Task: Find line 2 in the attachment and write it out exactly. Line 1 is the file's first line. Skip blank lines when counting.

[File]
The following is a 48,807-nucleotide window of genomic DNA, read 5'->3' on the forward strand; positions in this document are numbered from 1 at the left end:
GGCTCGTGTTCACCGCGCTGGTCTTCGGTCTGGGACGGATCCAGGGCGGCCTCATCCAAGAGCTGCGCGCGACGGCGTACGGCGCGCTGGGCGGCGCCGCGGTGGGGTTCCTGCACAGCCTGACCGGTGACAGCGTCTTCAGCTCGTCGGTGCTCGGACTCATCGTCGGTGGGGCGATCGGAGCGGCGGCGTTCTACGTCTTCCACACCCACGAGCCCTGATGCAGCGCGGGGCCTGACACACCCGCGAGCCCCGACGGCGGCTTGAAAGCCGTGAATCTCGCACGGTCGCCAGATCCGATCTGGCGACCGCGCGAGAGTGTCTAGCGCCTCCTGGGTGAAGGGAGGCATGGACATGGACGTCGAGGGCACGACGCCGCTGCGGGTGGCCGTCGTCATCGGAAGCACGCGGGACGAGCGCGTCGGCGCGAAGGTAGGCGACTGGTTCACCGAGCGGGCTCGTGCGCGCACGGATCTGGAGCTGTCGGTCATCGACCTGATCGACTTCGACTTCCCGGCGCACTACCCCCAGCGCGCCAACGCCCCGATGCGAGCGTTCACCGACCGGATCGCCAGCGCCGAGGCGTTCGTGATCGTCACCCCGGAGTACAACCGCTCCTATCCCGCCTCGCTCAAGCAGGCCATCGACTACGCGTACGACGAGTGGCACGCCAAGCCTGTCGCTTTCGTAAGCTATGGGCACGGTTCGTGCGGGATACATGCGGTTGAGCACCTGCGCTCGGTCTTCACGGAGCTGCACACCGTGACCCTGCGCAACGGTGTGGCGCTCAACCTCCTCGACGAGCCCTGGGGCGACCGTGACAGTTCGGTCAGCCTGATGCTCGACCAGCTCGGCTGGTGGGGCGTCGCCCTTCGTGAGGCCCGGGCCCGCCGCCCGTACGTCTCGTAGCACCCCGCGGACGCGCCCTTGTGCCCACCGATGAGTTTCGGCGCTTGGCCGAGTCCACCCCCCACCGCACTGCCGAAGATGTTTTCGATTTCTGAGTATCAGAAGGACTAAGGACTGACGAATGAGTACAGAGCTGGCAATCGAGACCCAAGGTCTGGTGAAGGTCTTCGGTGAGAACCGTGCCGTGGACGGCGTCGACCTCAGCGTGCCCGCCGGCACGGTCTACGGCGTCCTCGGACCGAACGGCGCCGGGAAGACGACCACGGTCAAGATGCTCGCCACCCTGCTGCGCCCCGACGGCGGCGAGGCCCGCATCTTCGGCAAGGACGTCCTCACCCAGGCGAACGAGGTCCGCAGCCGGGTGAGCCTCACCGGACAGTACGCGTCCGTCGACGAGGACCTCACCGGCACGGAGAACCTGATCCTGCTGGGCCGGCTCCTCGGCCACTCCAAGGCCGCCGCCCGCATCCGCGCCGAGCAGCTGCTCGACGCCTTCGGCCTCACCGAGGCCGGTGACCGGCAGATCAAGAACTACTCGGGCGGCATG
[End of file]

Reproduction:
GGCTCGTGTTCACCGCGCTGGTCTTCGGTCTGGGACGGATCCAGGGCGGCCTCATCCAAGAGCTGCGCGCGACGGCGTACGGCGCGCTGGGCGGCGCCGCGGTGGGGTTCCTGCACAGCCTGACCGGTGACAGCGTCTTCAGCTCGTCGGTGCTCGGACTCATCGTCGGTGGGGCGATCGGAGCGGCGGCGTTCTACGTCTTCCACACCCACGAGCCCTGATGCAGCGCGGGGCCTGACACACCCGCGAGCCCCGACGGCGGCTTGAAAGCCGTGAATCTCGCACGGTCGCCAGATCCGATCTGGCGACCGCGCGAGAGTGTCTAGCGCCTCCTGGGTGAAGGGAGGCATGGACATGGACGTCGAGGGCACGACGCCGCTGCGGGTGGCCGTCGTCATCGGAAGCACGCGGGACGAGCGCGTCGGCGCGAAGGTAGGCGACTGGTTCACCGAGCGGGCTCGTGCGCGCACGGATCTGGAGCTGTCGGTCATCGACCTGATCGACTTCGACTTCCCGGCGCACTACCCCCAGCGCGCCAACGCCCCGATGCGAGCGTTCACCGACCGGATCGCCAGCGCCGAGGCGTTCGTGATCGTCACCCCGGAGTACAACCGCTCCTATCCCGCCTCGCTCAAGCAGGCCATCGACTACGCGTACGACGAGTGGCACGCCAAGCCTGTCGCTTTCGTAAGCTATGGGCACGGTTCGTGCGGGATACATGCGGTTGAGCACCTGCGCTCGGTCTTCACGGAGCTGCACACCGTGACCCTGCGCAACGGTGTGGCGCTCAACCTCCTCGACGAGCCCTGGGGCGACCGTGACAGTTCGGTCAGCCTGATGCTCGACCAGCTCGGCTGGTGGGGCGTCGCCCTTCGTGAGGCCCGGGCCCGCCGCCCGTACGTCTCGTAGCACCCCGCGGACGCGCCCTTGTGCCCACCGATGAGTTTCGGCGCTTGGCCGAGTCCACCCCCCACCGCACTGCCGAAGATGTTTTCGATTTCTGAGTATCAGAAGGACTAAGGACTGACGAATGAGTACAGAGCTGGCAATCGAGACCCAAGGTCTGGTGAAGGTCTTCGGTGAGAACCGTGCCGTGGACGGCGTCGACCTCAGCGTGCCCGCCGGCACGGTCTACGGCGTCCTCGGACCGAACGGCGCCGGGAAGACGACCACGGTCAAGATGCTCGCCACCCTGCTGCGCCCCGACGGCGGCGAGGCCCGCATCTTCGGCAAGGACGTCCTCACCCAGGCGAACGAGGTCCGCAGCCGGGTGAGCCTCACCGGACAGTACGCGTCCGTCGACGAGGACCTCACCGGCACGGAGAACCTGATCCTGCTGGGCCGGCTCCTCGGCCACTCCAAGGCCGCCGCCCGCATCCGCGCCGAGCAGCTGCTCGACGCCTTCGGCCTCACCGAGGCCGGTGACCGGCAGATCAAGAACTACTCGGGCGGCATG